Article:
Monday, June 7, 2010

knitting/crocheting for charities

i recently started doing knitting/crochet for charities and it's just remarkable how many people there are in need out there. the other day i was reading a book called voluntary simplicity: toward a way of life that is outwardly simple, inwardly rich. the author talked about meeting a woman who at a conference went to the buffet and took an apple, a piece of cheese, and a piece of bread. when he asked if she was feeling okay, she explained to him that she didn't want to eat more than many other people in the world were capable of eating.

my head went twang! and the first thing i thought was, i wonder how much i have that is more than most people have. here is the list i came up with:

clothes (i think we can all make a claim to this- i'm a big thrift store shopper so i usually buy way more than i "need". some can make the claim that we have the luxury of buying more than we "need" in this day and age- but my boyfriend has half the clothes i do. what gives?)
shoes (not by much, though; i wear the same few pairs faithfully with a couple of deviations)
yarn (lord help me, and i just got a garbage bag full from my mother who was de-stashing)
diet soda (i need to stop drinking this but i'm addicted)
fabric (kind of like yarn but in lesser amounts)

i'm pretty good at keeping most things to a minimum- i am a pseudohippie after all, and do not spend gobs of money on makeup, jewelry, expensive clothing, cell phone bills, cable TV, and the like- but as far as having more than i need? definitely.

i'm human, and like every human have desires. the more wealth you have, the more you desire. so luckily my desires are few. i do not have champagne tastes on a beer budget and have never lived beyond my means. still, i am a child of excess in some ways. and forcing myself to think about how i could use LESS- well, it's unpleasant, to say the least. but it also sounds kind of... liberating.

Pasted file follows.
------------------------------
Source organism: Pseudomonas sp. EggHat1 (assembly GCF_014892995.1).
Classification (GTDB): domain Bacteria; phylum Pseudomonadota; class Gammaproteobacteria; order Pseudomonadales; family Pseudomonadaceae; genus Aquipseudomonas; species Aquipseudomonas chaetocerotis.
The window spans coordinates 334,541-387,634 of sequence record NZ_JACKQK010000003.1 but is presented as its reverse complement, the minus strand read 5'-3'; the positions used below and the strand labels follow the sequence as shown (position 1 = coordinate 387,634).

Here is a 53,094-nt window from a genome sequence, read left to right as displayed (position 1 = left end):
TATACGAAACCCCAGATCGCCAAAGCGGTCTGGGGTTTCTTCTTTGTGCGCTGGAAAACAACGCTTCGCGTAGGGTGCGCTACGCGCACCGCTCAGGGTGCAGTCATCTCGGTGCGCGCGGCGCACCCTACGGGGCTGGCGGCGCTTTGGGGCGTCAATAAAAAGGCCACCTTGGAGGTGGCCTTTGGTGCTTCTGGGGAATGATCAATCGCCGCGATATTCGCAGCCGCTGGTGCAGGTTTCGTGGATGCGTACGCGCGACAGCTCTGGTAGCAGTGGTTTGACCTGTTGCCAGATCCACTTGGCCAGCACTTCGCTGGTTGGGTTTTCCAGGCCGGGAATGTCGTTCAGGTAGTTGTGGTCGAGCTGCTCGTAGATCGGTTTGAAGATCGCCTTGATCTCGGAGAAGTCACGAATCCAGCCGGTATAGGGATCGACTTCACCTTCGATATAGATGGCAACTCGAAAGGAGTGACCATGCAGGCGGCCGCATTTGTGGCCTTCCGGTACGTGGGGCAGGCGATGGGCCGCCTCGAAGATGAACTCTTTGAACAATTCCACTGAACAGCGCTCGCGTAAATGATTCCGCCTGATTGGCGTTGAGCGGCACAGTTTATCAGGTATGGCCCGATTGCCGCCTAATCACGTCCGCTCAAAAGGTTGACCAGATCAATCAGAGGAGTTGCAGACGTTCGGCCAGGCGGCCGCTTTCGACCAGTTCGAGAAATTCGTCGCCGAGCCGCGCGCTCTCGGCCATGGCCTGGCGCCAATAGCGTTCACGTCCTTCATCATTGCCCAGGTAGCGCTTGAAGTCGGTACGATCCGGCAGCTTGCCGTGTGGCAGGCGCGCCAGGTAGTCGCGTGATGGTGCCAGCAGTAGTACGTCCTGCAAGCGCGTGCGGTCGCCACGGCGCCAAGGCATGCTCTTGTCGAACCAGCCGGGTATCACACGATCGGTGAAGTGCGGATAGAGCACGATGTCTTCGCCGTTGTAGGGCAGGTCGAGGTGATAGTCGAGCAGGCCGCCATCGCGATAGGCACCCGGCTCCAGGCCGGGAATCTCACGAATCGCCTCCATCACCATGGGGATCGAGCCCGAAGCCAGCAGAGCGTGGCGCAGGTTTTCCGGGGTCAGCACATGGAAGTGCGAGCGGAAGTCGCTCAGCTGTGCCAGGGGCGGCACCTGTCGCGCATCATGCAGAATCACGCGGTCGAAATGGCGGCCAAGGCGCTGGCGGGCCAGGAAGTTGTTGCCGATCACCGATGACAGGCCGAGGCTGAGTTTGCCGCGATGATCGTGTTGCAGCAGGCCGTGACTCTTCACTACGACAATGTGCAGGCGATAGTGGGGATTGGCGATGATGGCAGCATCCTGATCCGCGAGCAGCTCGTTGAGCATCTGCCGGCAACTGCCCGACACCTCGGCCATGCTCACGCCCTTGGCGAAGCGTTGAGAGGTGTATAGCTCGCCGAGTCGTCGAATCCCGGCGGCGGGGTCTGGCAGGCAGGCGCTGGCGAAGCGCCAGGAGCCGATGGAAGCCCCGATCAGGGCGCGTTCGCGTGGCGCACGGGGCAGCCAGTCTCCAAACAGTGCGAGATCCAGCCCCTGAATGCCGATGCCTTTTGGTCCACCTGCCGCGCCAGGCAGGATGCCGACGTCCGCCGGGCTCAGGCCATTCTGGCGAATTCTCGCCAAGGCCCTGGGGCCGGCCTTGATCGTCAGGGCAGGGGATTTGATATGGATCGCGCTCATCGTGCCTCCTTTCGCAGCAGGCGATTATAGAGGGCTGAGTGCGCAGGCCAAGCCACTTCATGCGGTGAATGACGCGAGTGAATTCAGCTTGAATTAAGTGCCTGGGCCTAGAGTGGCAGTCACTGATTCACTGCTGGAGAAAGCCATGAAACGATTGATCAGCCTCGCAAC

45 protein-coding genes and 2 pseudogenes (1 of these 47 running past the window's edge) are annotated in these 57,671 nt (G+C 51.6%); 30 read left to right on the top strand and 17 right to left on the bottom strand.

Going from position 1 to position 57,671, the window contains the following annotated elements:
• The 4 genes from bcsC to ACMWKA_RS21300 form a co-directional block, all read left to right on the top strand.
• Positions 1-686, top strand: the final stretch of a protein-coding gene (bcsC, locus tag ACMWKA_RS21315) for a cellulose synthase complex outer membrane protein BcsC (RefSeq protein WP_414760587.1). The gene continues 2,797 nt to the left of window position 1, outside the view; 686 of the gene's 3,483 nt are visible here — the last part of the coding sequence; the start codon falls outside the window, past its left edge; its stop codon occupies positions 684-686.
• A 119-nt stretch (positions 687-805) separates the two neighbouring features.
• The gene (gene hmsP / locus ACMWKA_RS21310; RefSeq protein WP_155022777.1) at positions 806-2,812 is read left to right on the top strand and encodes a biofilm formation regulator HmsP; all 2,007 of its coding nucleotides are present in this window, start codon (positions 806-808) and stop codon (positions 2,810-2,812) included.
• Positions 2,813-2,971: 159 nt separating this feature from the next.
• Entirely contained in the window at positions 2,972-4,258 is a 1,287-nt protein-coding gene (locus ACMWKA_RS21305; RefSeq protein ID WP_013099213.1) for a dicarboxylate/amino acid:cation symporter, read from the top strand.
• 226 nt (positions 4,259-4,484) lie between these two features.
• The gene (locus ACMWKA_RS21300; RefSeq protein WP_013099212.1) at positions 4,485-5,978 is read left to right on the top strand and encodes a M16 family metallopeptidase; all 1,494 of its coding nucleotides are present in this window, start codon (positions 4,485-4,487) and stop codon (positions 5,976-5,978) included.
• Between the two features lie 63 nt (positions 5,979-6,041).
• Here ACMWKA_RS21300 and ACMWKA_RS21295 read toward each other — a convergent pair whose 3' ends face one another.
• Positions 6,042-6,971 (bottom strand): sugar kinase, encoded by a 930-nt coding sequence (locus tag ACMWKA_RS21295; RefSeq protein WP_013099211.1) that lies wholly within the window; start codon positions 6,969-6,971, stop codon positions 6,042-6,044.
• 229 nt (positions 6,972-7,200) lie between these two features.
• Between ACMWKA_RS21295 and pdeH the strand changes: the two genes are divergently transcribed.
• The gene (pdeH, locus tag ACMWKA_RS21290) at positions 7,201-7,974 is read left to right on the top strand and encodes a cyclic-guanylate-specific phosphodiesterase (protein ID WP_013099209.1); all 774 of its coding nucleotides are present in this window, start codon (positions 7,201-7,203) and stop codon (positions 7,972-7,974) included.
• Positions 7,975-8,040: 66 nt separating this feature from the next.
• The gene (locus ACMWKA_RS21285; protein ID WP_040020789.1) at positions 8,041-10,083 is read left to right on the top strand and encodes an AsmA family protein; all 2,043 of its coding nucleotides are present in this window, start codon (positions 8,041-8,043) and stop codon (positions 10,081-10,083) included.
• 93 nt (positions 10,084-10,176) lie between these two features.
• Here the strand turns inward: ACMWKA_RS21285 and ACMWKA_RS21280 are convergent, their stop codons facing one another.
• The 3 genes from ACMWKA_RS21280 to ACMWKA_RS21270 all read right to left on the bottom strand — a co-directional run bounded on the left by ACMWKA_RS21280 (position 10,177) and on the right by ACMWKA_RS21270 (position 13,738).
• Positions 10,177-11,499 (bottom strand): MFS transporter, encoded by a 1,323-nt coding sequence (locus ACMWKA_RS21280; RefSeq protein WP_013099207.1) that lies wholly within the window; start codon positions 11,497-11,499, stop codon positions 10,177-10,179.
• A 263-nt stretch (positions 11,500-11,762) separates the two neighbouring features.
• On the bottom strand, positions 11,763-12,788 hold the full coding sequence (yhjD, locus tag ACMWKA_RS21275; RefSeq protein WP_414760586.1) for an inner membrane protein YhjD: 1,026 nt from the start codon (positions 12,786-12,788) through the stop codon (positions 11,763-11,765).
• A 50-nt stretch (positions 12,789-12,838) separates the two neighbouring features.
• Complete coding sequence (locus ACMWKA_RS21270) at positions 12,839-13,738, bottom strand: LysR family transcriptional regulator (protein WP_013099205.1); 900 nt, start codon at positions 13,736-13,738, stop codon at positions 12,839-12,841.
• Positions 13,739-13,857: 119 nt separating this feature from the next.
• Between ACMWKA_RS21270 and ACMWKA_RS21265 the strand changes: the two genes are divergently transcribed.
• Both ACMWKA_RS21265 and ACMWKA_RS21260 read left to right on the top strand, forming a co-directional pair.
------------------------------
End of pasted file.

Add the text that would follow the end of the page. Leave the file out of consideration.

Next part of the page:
think for yourself. what do you have too many of that most people have little to none of? don't feel bad, but don't justify it to yourself either. could you cut it by 10% and still be happy? 25%? 50%?

if i got rid of all my yarn, i'd be sad that i couldn't craft anymore, because knitting and crochet are a big part of my life. but i have way more yarn than i need. i was careful when my mom gave me hers to only pick out the skeins i'd use. still, if someone crept in at night and stole 10% of my yarn, i probably would just shrug my shoulders.

since i was a little kid i have played the what-if game. at the age of 5, my biggest fear was fire. i had a list in my head of all the things i would grab if the house suddenly caught fire. now that i'm an adult, i still play the games. what if your house suddenly caught fire? imagine you could take 5 things (not counting family, pets, etc.- pretend everything living got out okay.) what would you take? why? what would you do, standing across the street in your pyjamas, looking at all of your earthly possessions reduced to rubble?

try it. okay, it's a little depressing. but it's good food for thought.


  1. Very thought-provoking.

    I, too, have way too much stash, but like you, I do a lot of charity projects. And I keep inheriting the de-stashing of others, which is not such a bad thing. It keeps the charity projects going!

  2. Great food for thought. Some volunteer simplicity sounds good to me right now. I'll start in my kids rooms, LOL!

  3. haha! leslie, kids are usually the most interesting to see with their possessions. on the one hand, when you're sorting out, you hear a lot of "mom, i still PLAY with that!" when you know they don't. on the other hand, they usually share freely and give freely, moreso than a lot of adults.